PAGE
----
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India’s Cabotage Law
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India’s Cabotage Law

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In an Atmanirbhar Bharat (self-reliant India) push, the Shipping Ministry could reverse the relaxation in cabotage restrictions granted in 2018.


What is Cabotage and Cabotage Law?

  • ‘Cabotage’refers to the transport of goods or passengers between two ports/places within the same country by a foreign shipping/transport operator.
  • Cabotage laws are formulated by countries to protect their own national ships and promote local development.


India’s cabotage law

  • The Ministry of Shipping instituted the cabotage law to protect the domestic shipping industry in coastal transport.
  • India’s cabotage policy is covered under the Merchant Shipping Act, 1958. According to India’s cabotage law -
    • Only Indian registered ships are allowed to ply on local routes/along Indian coasts for carrying cargo.
    • Foreign ships can operate along the coast only when Indian ships are not available after taking a license from the DG Shipping.
  • In 2018, the Shipping Ministry relaxed the cabotage restrictions. It allowed foreign flagged ships to transport export-import (EXIM) laden containers meant for transhipment on domestic routes without a license from the DG Shipping.


Purpose of relaxations in the Cabotage Law

  • The law was seen to be protectionist and aimed at shielding Indian shipping from foreign competition. This proved to be counterproductive for India as some countries began to relax the cabotage laws to promote free trade and became major transhipment hubs giving tough competition to India. E.g., Colombo port in Sri Lanka and Singapore port
  • The purpose of these relaxations is to arrest the increasing share of Indian container cargo transhipped at foreign ports.
  • It also aimed to enable farmers to access a larger market profitably and promote trade and ease of doing business in India.
  • It was also liberalized as the government put its focus on the Sagarmala project and sought greater maritime connectivity.


Current issues due to which reversal of relaxation is being considered

  • Cabotage laws were relaxed to allow free movement of foreign vessels but that has not taken off as desired and we continue to rely on transshipment hubs like the Colombo or Singapore Port.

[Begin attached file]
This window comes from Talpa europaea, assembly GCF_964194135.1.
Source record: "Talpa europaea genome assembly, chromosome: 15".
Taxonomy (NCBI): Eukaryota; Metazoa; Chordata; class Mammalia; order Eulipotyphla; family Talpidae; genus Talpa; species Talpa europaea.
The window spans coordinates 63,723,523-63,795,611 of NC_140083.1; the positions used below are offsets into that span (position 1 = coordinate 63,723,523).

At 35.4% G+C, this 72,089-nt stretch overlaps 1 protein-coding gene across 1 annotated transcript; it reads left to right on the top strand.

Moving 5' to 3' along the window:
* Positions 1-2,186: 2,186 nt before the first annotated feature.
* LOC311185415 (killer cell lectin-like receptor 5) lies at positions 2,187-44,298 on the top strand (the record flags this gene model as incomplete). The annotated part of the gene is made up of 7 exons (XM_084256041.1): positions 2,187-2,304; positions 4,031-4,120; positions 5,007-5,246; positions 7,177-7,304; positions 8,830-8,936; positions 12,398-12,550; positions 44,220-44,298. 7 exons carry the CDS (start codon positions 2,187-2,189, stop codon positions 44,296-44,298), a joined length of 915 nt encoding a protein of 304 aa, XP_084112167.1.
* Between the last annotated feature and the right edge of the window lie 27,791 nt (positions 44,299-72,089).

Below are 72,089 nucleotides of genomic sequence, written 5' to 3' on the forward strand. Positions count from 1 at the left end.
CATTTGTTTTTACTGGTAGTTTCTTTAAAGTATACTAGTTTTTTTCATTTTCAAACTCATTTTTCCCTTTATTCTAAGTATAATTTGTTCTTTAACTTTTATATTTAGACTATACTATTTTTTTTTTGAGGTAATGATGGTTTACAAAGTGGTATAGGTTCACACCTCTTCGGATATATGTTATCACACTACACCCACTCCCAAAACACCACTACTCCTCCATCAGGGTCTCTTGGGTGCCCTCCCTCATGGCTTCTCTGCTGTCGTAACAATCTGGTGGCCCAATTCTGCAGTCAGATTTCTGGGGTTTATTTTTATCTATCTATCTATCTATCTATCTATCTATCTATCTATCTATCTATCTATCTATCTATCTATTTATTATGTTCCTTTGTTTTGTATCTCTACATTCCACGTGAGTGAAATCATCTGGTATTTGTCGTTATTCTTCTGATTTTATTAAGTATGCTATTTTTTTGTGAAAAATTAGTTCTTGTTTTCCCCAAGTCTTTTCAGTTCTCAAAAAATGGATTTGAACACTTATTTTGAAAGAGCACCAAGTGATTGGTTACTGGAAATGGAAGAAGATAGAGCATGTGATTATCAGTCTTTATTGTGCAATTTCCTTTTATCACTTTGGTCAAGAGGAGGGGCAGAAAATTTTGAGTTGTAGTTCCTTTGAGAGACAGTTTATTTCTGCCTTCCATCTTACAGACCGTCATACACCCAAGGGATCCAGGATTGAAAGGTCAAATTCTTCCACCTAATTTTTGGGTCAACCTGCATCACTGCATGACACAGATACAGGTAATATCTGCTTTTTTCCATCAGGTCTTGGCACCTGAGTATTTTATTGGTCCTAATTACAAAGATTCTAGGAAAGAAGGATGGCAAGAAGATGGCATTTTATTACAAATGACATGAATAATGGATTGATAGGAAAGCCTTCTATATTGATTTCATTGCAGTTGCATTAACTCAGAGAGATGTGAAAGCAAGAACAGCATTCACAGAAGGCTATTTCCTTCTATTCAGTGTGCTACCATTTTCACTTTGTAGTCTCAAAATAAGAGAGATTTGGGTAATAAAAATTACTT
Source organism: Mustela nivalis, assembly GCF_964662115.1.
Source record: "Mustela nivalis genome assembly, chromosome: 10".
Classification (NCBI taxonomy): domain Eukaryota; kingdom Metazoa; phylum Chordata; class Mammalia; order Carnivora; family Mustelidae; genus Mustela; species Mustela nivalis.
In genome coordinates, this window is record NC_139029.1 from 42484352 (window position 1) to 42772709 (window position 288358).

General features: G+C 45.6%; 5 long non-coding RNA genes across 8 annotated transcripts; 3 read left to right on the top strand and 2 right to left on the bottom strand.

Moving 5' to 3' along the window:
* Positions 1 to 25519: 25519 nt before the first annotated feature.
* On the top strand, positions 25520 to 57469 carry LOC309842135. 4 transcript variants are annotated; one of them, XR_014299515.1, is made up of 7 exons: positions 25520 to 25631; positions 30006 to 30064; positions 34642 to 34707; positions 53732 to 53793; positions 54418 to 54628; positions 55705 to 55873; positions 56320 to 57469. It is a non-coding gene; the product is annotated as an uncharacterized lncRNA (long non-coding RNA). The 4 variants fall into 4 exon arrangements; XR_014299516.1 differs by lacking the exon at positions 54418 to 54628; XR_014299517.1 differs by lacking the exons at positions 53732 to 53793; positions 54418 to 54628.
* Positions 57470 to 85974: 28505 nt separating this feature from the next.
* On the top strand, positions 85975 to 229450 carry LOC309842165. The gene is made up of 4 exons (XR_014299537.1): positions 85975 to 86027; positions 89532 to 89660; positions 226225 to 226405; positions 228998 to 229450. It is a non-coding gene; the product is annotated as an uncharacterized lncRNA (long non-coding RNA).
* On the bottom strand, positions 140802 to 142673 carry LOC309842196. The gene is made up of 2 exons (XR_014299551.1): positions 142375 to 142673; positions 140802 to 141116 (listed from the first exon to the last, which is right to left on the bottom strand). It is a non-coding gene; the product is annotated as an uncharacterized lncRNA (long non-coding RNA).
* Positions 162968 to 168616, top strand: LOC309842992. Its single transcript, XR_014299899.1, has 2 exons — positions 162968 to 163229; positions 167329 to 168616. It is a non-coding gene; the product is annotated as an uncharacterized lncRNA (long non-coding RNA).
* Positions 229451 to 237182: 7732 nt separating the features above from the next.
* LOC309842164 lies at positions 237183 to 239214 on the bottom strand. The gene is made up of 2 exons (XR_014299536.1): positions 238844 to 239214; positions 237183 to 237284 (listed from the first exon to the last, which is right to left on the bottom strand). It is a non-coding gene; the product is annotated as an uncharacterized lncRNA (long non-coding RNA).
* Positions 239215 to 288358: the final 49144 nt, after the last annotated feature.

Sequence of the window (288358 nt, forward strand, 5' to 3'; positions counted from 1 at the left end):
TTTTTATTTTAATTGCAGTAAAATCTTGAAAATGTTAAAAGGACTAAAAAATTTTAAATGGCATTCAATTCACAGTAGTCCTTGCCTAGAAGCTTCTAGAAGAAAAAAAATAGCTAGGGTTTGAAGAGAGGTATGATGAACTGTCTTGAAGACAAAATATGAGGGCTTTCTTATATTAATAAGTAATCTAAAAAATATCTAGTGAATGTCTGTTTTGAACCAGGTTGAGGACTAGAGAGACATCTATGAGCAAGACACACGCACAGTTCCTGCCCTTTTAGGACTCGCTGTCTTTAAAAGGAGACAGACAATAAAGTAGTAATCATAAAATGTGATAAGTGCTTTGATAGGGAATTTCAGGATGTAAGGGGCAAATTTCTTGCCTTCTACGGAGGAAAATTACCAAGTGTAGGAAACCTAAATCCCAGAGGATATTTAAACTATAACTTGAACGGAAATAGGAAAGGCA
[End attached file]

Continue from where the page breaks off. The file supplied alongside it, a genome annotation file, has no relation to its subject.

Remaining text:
• It is argued that private operated minor ports have gained more of the benefits than publicly run major ports. Minor ports have the benefit of unregulated tariffs and superior infrastructure, whereas government-owned major ports have been handicapped by tariff regulations and reasonably lower efficiency and competence. 
  • Strategic and security challenges: Allowing foreign ships, with foreign crews on them, to move close to the Indian coast is a security challenge for the agencies manning the coastline. India remains a major target of international terrorists.
  • Moreover, lower pick-up in trade, rising call for coast vessels and disruption in supply chains due to Covid haven’t brought the desired results despite an easing in the law.


Way Forward

  • Tax benefits to make Indian shippers competitive: As per estimates, the operating costs for Indian shippers are about 20% higher than for foreign lines because of the higher cost of funding, fuel, training costs, wages tax, GST, etc.
  • Modal shift from road/rail to marine highways: This will lead to development of momentous potential for fresh cargo as India faces a major concern for availability of cargo.
  • The logistics cost should be cut down substantially in India to make the trade competitive and for the purpose, there is a need for greater investment in coastal shipping and strengthening infrastructure for inland transport of cargo.,according%20to%20the%20cabotage%20law.

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